of his hips and wrists, It is in his walk, the carriage of his neck, the Aex of his
waist and knees, dress does not hide him, The strong sweet quality he has strikes through the cotton
and broadcloth, To see him pass conveys as much as the best poem, per
haps more, You linger to see his back, and the back of his neck and
The sprawl and fulness of babes, the bosoms and heads of
women, the folds of their dress, their style as we pass in
the street, the contour of their shape downwards, The swimmer naked in the swimming-bath, seen as he
swims through the transparent green-shine, or lies with his face up and rolls silently to and fro in the heave of
The bending forward and backward of rowers in row-boats,
the horseman in his saddle, Girls, mothers, house-keepers, in all their performances, The group of laborers seated at noon-time with their open
dinner-kettles, and their wives waiting, The female soothing a child, the farmer's daughter in the
garden or cow-yard, The young fellow hoeing corn, the sleigh-driver driving his
six horses through the crowd, The wrestle of wrestlers, two apprentice-boys, quite grown,
lusty, good-natured, native-born, out on the vacant lot at
sun-down after work, The coats and caps thrown down, the embrace of love and
resistance, The upper-hold and under-hold, the hair rumpled over and
blinding the eyes; The march of firemen in their own costumes, the play of
masculine muscle through clean-setting trowsers and
waist-straps, The slow return from the fire, the pause when the bell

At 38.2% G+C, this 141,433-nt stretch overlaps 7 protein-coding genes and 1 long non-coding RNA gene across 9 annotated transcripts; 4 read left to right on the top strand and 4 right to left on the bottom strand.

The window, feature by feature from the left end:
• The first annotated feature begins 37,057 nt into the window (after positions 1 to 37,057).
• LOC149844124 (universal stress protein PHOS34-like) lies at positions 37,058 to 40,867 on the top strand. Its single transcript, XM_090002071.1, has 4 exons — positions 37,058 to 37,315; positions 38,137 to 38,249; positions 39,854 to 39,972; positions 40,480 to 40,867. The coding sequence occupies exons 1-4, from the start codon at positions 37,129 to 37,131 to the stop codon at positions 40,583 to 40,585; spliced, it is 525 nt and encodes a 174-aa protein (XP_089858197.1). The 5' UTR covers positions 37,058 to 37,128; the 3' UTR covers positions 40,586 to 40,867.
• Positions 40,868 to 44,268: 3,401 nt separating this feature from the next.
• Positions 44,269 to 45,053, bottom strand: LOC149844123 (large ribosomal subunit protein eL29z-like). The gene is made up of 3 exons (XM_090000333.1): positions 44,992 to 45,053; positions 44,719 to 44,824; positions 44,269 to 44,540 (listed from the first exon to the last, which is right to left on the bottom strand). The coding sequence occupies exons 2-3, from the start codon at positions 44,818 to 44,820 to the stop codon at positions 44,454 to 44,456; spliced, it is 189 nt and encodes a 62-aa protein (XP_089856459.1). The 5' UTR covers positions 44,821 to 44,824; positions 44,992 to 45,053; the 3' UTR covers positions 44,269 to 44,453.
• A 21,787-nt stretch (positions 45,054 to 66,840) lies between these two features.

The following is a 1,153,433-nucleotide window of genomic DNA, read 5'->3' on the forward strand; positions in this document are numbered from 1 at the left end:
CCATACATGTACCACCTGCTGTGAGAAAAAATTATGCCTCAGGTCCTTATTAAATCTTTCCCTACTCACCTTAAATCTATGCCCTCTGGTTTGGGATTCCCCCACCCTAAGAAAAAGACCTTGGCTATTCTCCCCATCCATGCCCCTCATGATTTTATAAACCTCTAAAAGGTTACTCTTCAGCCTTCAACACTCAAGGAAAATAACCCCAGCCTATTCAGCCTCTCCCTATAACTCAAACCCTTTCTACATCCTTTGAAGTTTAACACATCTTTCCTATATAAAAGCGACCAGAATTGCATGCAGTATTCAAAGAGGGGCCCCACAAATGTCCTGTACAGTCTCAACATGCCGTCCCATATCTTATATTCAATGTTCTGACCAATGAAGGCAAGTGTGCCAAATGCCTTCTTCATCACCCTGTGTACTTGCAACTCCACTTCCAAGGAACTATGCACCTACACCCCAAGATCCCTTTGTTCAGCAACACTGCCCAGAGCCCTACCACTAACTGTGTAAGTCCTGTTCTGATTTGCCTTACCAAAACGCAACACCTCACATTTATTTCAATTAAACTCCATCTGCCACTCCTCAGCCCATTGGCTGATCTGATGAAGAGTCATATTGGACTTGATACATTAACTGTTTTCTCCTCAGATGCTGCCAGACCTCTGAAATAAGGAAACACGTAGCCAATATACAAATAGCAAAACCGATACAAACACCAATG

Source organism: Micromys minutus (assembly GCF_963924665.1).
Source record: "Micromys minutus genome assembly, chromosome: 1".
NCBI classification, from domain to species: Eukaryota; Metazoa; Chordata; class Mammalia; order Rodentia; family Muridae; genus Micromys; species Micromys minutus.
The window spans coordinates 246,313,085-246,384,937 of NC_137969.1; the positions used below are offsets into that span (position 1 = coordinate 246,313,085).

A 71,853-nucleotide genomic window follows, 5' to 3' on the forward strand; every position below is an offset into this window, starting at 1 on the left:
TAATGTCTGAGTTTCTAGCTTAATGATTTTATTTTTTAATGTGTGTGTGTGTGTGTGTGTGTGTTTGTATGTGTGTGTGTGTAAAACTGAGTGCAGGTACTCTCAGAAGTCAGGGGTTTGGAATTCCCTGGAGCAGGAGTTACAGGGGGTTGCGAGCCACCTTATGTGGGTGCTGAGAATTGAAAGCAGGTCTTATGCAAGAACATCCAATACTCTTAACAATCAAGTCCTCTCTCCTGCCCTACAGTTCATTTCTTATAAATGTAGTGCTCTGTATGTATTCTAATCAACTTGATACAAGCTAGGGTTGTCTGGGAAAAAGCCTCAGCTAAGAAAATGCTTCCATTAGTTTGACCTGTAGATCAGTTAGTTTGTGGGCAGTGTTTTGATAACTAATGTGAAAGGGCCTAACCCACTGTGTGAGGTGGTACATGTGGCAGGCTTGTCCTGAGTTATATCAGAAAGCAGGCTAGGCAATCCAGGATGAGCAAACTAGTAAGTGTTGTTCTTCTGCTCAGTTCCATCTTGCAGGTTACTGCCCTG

strikes suddenly again, and the listening on the alert, The natural, perfect, varied attitudes, the bent head, the
curv'd neck and the counting; Such-like I love — I loosen myself, pass freely, am at the
mother's breast with the little child, Swim with the swimmers, wrestle with wrestlers, march in
line with the firemen, and pause, listen, count.
I knew a man, a common farmer, the father of five sons, And in them the fathers of sons, and in them the fathers
of sons. This man was of wonderful vigor, calmness, beauty of
person, The shape of his head, the pale yellow and white of his
hair and beard, the immeasurable meaning of his black
eyes, the richness and breadth of his manners, These I used to go and visit him to see, he was wise also, He was six feet tall, he was over eighty years old, his sons
were massive, clean, bearded, tan-faced, handsome, They and his daughters loved him, all who saw him loved
him, They did not love him by allowance, they loved him with
personal love, He drank water only, the blood show'd like scarlet through
the clear-brown skin of his face, He was a frequent gunner and fisher, he sail'd his boat
himself, he had a fine one presented to him by a shipjoiner, he had fowling-pieces presented to him by men
that loved him, When he went with his five sons and many grand-sons to
hunt or fish, you would pick him out as the most beau
tiful and vigorous of the gang, You would wish long and long to be with him, you would
wish to sit by him in the boat that you and he might touch each other.